January 1, 2018
by Larry Ferlazzo
Over the next few days, I’ll be taking a break now-and-then from blogging to both take some R & R and to finish-up some more extended writing projects.
During this short break, I’ll be re-posting some of my favorite posts of 2017.
You might also be interested in:
A Look Back: Best Posts From 2007 To 2009
A Look Back: 2010’s Best Posts From This Blog
A Look Back: 2011’s Best Posts From This Blog
A Look Back: 2012’s Best Posts From This Blog
A Look Back: 2013’s Best Posts From This Blog
A Look Back: 2014’s Best Posts From This Blog
A Look Back: 2015’s Best Posts From This Blog
A Look Back: 2016’s Best Posts From This Blog
Learning The Language over at Education Week has just posted about a new study on grit and English Language Learners.
Here’s an excerpt from their summary of the research:
The study itself, Individual Versus Peer Grit: Influence on Later Individual Literacy Achievement of Dual Language Learners, is NOT behind a paywall.
I have several concerns about the research, including issues about accurately measuring peer behavior on individual students (see the Brookings Report The problem with measuring effects of delinquent peers in education—and how to get around it and the fact that this study uses student self-report to make its determinations (see Brookings Report The Limitations of Self-Report Measures of Non-cognitive Skills).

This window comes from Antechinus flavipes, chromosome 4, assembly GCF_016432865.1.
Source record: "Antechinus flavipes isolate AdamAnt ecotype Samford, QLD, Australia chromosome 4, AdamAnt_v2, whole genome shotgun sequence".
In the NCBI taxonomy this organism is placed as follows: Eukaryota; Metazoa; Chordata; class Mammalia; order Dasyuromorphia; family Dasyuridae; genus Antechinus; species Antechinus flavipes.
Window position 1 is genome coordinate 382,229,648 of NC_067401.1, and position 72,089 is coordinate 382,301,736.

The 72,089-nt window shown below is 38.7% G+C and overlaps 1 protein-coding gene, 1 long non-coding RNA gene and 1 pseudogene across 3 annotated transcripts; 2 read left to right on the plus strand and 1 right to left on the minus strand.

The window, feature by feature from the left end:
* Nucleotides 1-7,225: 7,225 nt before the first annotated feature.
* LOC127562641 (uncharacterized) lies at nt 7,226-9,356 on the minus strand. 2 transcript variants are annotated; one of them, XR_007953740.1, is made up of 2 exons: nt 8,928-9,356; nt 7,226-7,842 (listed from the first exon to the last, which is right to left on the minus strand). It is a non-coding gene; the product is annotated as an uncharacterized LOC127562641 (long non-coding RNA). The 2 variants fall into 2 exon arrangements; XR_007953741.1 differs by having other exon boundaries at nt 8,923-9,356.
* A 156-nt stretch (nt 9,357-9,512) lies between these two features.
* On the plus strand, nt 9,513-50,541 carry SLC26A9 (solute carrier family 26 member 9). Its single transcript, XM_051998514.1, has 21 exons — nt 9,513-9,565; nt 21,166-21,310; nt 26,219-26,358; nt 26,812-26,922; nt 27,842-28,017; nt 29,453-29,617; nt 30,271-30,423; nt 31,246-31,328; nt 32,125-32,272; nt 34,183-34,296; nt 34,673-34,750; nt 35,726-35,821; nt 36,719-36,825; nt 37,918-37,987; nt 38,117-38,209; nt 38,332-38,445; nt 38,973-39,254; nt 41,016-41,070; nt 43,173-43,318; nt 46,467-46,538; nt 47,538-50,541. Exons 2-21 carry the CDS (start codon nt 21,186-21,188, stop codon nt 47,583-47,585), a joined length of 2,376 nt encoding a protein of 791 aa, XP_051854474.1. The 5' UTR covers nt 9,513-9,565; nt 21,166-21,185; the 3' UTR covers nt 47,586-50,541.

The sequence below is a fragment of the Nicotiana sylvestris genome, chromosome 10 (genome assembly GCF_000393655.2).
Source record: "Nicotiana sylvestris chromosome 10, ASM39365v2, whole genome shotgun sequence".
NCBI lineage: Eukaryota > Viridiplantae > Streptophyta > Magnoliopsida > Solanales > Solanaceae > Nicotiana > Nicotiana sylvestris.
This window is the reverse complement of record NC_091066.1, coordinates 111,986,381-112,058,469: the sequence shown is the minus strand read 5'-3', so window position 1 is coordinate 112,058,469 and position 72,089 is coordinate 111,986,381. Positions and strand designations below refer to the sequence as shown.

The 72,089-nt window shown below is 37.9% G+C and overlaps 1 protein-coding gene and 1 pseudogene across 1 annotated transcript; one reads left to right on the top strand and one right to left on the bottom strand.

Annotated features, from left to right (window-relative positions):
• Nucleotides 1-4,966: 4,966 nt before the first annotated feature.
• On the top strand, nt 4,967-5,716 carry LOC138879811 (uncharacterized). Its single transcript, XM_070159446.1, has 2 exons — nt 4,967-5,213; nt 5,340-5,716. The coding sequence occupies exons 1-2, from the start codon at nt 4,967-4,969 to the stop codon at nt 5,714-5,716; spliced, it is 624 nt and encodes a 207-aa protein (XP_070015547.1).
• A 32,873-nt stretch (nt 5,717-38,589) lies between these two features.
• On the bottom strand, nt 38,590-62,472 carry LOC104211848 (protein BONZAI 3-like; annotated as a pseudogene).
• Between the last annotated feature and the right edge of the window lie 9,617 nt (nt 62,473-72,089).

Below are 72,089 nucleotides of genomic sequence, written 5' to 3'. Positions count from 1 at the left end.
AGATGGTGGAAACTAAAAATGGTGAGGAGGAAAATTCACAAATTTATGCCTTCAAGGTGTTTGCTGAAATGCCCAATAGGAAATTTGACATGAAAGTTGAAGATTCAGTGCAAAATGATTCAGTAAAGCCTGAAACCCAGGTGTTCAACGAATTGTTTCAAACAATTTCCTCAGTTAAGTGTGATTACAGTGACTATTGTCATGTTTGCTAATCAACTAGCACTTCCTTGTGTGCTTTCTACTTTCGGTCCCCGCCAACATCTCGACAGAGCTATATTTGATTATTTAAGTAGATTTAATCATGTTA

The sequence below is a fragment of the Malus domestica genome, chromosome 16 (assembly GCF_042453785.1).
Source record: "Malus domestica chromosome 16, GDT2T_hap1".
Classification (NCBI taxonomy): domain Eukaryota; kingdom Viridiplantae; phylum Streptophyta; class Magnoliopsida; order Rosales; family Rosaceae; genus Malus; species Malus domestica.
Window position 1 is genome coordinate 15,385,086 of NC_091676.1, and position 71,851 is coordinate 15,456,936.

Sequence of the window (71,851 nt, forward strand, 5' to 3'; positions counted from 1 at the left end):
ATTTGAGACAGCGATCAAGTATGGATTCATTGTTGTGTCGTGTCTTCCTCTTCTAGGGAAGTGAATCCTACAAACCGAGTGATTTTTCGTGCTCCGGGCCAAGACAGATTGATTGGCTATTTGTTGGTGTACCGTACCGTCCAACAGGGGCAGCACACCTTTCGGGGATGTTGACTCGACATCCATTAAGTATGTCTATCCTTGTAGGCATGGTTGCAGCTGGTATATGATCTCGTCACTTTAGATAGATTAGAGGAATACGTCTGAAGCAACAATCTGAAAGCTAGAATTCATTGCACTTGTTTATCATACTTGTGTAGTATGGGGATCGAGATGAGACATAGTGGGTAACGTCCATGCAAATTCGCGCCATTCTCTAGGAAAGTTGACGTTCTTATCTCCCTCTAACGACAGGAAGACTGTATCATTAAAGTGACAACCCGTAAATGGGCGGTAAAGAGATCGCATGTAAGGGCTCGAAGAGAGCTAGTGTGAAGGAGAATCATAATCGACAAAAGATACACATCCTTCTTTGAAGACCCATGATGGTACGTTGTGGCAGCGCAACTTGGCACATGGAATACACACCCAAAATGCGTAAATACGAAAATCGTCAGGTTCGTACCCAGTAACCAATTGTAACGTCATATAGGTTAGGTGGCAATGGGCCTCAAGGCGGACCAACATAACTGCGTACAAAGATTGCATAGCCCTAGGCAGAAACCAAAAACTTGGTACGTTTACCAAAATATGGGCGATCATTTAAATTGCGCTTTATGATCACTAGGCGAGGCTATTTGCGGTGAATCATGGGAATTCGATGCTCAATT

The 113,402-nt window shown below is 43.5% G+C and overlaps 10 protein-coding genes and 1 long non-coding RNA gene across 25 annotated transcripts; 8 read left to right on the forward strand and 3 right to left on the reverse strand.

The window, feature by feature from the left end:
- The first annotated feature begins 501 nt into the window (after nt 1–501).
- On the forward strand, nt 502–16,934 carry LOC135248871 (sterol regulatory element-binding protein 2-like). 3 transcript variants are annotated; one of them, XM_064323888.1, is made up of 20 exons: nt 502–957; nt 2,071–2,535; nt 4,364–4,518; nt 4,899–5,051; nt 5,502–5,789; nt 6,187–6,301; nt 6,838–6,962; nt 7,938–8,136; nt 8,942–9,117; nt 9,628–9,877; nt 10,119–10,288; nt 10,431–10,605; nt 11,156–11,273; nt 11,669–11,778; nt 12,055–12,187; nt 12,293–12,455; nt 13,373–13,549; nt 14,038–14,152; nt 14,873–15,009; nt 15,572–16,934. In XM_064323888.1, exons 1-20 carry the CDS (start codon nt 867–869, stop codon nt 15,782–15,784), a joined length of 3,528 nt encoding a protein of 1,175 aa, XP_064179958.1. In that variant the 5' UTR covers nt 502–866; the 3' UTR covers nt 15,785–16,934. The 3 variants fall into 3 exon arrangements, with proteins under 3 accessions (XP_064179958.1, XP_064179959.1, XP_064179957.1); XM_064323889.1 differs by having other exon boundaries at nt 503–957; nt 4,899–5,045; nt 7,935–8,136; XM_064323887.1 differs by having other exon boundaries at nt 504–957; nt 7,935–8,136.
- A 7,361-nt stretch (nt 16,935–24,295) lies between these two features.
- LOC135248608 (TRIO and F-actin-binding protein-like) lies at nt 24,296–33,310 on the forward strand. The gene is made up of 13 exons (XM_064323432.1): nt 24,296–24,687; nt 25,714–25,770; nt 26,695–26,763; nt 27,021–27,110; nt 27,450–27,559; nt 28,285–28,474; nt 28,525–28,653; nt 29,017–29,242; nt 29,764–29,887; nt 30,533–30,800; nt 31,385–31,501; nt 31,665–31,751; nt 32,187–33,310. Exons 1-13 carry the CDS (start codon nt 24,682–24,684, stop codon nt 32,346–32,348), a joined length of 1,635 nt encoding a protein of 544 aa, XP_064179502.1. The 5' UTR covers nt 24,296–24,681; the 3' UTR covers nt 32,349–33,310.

Nevertheless, I will certainly be telling my English Language Learner students about the results of this study (along with saying, as I do most of the time that I share research summaries, that there’s not a guarantee of accuracy). Basically, it seems to me to mean that if everybody in the class works hard, then individual achievement increases more for everybody. Even people who would ordinarily work hard learn more if everybody else works hard, too.
Its conclusions support the big push I started late last year about how everyone’s actions not only affect themselves, but others (see “Everyone Is A Teacher” Is A New Engagement Strategy I’m Using & It Seems To Be Working).
In June, a study was published finding that thinking of our impact on others can have a major impact on strengthening our motivation to complete a task (see Intriguing Research On How To Increase Intrinsic Motivation). That finding reinforces that effort, which I began in April.
And, just last week another study came out with the same theme related to classroom management (see Focusing On The Impact Classroom Disruptions Have On Others, Not On The Students Doing The Disrupting).
This new grit study is “icing on the cake.” I’m looking forward to putting it all together in one lesson for the fall. Of course, I will share what I do and its results in a future post.
I’m going to add this info to The Best Resources For Learning About The Importance Of “Grit”